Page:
Mindfulness is an integrative, mind-body-based approach that can help you manage your thoughts and feelings, and change the way you relate to experiences.

The evidence-base for mindfulness is growing, and there’s room for it in a wide variety of settings. We offer an online mindfulness course which is backed up by research from Oxford University. The study found that, on average, there was a 58% reduction in anxiety levels, a 57% reduction in depression levels and a 40% reduction in stress levels among people who completed the course.

Mental Health Foundation: Mindfulness

Mindfulness exercises are ways of paying attention to the present moment, using techniques like meditation, breathing, and yoga. Training helps people to become more aware of their thoughts, feelings, and body sensations so that instead of being overwhelmed by them, they are better able to manage them. Practising mindfulness can give more insight into emotions, boost attention and concentration, and improve relationships.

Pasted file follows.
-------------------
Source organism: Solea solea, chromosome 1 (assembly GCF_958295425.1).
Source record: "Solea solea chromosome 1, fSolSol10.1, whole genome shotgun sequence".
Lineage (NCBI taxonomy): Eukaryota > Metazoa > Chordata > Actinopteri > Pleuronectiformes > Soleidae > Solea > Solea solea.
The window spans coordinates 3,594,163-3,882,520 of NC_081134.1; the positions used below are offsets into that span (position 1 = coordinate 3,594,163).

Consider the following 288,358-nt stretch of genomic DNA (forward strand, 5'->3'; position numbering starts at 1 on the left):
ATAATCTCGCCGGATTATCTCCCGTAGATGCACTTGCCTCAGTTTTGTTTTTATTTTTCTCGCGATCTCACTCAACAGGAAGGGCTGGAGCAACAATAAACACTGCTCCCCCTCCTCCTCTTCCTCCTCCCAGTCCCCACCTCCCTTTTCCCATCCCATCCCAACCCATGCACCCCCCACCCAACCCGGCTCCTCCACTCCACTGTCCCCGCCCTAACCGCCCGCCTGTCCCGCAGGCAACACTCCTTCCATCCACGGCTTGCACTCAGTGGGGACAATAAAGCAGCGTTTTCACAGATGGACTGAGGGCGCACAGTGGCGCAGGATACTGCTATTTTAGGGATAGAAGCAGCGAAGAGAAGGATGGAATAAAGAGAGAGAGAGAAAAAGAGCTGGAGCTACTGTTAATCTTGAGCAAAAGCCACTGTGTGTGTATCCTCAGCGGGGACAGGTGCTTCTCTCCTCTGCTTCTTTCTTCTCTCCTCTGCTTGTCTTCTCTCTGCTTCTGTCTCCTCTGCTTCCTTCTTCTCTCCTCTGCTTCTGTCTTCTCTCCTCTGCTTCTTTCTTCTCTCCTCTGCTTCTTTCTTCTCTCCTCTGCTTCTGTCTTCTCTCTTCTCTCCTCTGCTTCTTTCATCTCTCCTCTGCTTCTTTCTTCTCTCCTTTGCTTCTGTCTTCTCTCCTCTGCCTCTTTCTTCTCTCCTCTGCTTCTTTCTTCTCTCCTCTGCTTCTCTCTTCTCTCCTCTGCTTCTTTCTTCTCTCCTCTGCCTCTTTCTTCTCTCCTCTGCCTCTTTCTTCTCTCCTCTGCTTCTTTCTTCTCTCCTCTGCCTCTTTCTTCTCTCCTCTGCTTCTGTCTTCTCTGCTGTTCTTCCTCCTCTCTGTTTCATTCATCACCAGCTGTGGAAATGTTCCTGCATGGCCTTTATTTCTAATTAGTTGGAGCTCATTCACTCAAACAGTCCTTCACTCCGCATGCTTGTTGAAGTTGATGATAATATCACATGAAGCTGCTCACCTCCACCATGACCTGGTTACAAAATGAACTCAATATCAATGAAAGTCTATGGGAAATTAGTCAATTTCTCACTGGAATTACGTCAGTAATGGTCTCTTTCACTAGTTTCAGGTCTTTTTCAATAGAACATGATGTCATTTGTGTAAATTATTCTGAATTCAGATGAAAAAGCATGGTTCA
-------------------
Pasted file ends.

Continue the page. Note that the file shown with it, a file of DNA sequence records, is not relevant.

Mindfulness can be practiced by children, young people and adults. There are different ways to practice mindfulness. Group courses run to practise mindfulness in person and there are online courses too where you can learn through self-directed practice at home. You don’t need to be religious or spiritual to practise mindfulness. It can help people with or without religious beliefs.

Mindfulness is recommended as a treatment for people with mental ill-health as well as those who want to improve their mental health and wellbeing.

There are also different sorts of mindfulness meditation which can help people in different ways. Evidence shows compelling support for Mindfulness-Based Stress Reduction (MBSR), which helps people to cope with stress, and for Mindfulness-Based Cognitive Therapy (MBCT), which is designed to help people with recurring depression. They provide a flexible set of skills to manage mental health and support wellbeing.

Read more about mindfulness.